GARRETT, EDMUND (2010) The contemporary distribution of benthic foraminifera in the Pearl River estuary, southeast China, and their use in reconstructing mid‐ to late‐Holocene fluvial flux. Masters thesis, Durham University.
This thesis investigates the contemporary distribution of benthic foraminifera in the Pearl River estuary, southeast China, and establishes a new proxy record of estuarine salinity and fluvial flux over the mid‐ to late‐Holocene. Seventy‐six samples from the contemporary estuary yielded 118 benthic taxa. Ammonia beccarii dominates a large proportion of the estuary, with contributions from a number of other calcareous taxa, including Haynesina sp., Elphidium spp., Quinqueloculina spp. and Rotalinoides annectens, and agglutinated taxa, for example Haplophragmoides sp. and Ammobaculites formosensis. Species distribution maps, cluster analysis and unconstrained ordination suggest a link between foraminiferal assemblages and the magnitude of fluvial influence. Constrained ordination links the faunal data to recognised environmental gradients and highlights salinity as the most important factor in controlling species distributions. Transfer function development enables quantitative estimates of palaeosalinity to be obtained from fossil faunal data.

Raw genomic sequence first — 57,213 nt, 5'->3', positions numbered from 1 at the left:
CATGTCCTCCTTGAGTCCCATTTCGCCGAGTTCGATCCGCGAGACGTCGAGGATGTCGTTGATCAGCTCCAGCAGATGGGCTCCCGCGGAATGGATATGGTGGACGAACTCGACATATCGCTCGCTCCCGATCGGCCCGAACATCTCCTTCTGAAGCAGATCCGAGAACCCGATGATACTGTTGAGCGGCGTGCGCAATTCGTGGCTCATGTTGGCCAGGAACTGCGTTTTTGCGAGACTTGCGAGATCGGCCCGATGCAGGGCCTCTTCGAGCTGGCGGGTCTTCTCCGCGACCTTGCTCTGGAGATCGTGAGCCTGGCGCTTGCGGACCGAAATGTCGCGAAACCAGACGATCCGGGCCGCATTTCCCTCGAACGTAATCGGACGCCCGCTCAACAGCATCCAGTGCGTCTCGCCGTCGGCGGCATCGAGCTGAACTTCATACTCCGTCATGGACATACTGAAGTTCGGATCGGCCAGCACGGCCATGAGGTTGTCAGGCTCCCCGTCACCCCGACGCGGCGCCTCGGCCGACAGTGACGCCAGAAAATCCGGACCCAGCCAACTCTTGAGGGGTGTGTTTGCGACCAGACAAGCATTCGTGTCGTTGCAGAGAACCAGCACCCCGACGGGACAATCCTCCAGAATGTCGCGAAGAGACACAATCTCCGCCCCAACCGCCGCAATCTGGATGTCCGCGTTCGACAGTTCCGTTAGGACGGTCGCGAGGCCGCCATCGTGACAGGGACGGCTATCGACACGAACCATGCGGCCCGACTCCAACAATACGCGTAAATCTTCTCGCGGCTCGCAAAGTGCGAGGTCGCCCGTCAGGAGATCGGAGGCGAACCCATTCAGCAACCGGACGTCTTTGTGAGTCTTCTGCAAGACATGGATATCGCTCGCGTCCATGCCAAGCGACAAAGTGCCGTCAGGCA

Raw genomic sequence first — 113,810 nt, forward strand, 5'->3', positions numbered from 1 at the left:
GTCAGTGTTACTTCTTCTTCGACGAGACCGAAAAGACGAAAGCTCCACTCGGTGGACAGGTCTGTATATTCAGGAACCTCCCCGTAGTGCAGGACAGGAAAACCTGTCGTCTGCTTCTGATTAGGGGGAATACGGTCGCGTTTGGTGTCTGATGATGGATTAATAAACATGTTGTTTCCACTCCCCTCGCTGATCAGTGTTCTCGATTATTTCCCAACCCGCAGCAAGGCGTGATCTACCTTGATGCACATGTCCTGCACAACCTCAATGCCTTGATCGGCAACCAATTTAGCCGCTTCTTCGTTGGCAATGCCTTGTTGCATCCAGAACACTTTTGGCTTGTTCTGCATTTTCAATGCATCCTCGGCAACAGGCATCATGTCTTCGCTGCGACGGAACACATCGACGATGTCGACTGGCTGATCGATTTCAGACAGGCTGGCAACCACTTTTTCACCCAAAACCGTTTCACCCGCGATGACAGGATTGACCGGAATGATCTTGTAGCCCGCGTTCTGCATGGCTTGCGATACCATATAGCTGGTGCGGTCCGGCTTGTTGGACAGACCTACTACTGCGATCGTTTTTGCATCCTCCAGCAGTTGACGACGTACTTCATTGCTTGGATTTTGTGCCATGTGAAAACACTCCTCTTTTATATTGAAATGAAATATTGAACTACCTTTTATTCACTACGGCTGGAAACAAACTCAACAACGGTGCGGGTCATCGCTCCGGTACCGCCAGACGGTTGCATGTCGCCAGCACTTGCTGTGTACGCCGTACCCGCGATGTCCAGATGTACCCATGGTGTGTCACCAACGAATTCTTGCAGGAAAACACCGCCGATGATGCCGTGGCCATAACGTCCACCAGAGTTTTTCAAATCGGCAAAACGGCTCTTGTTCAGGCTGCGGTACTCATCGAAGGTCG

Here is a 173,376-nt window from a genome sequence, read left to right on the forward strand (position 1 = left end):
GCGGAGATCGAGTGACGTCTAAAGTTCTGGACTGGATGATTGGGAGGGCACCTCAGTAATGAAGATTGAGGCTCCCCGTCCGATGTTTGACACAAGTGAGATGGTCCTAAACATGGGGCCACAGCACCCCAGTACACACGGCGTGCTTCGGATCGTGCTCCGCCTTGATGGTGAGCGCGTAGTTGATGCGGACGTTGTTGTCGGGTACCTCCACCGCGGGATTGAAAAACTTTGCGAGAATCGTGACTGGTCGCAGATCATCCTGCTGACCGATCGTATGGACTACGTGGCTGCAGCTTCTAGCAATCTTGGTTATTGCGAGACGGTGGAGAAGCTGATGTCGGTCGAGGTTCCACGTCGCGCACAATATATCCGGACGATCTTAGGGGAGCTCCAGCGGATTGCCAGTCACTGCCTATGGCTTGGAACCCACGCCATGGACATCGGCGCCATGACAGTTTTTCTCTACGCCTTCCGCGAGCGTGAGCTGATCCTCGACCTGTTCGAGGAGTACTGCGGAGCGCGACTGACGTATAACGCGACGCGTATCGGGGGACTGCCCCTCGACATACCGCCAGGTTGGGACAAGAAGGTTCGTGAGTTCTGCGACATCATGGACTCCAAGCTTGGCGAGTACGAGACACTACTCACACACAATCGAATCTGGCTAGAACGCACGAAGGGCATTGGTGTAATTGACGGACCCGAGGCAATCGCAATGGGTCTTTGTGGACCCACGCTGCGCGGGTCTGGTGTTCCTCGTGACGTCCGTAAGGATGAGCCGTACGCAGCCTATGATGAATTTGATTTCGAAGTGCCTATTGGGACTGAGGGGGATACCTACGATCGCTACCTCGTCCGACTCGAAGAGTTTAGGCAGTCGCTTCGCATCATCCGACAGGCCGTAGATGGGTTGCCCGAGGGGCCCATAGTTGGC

A radiocarbon dated mid‐ to late‐Holocene sediment core from the same estuary yielded 102 benthic taxa, 83 % of which were also found in contemporary samples. Ammonia beccarii and Quinqueloculina akneriana dominate fossil assemblages. In light of relative stability in mid‐ to late‐Holocene sea level along the South China coast (Zong, 2004), the long‐term increase in taxa indicative of high salinity environments is primarily interpreted in terms of declining fluvial flux. The trends in quantitative palaeosalinity reconstructions are in agreement with qualitative interpretations, however absolute salinity values are subject to large error terms. The inferred decline in fluvial flux is in accord with bulk organic carbon isotope and diatom data from the same core (Zong et al., submitted a; Yu, 2009) and with records of weakening precipitation intensity derived from terrestrial proxies (e.g. An et al., 2000; Y. Wang et al., 2005; Hu et al., 2008). Millennial‐scale variability in the East Asian monsoon, linked to precession and obliquity cycles of solar insolation, is the hypothesised cause of these trends. A number of abrupt low discharge events, postulated to reflect northern hemisphere teleconnections, punctuate the Pearl River estuary record.
|Item Type:||Thesis (Masters)|
|Award:||Master of Science|
|Keywords:||Palaeoenvironmental reconstruction; foraminifera; Pearl River; estuary; salinity; transfer function; monsoon|
|Faculty and Department:||Faculty of Social Sciences and Health > Geography, Department of|
|Copyright:||Copyright of this thesis is held by the author|
|Deposited On:||27 Jul 2010 13:37|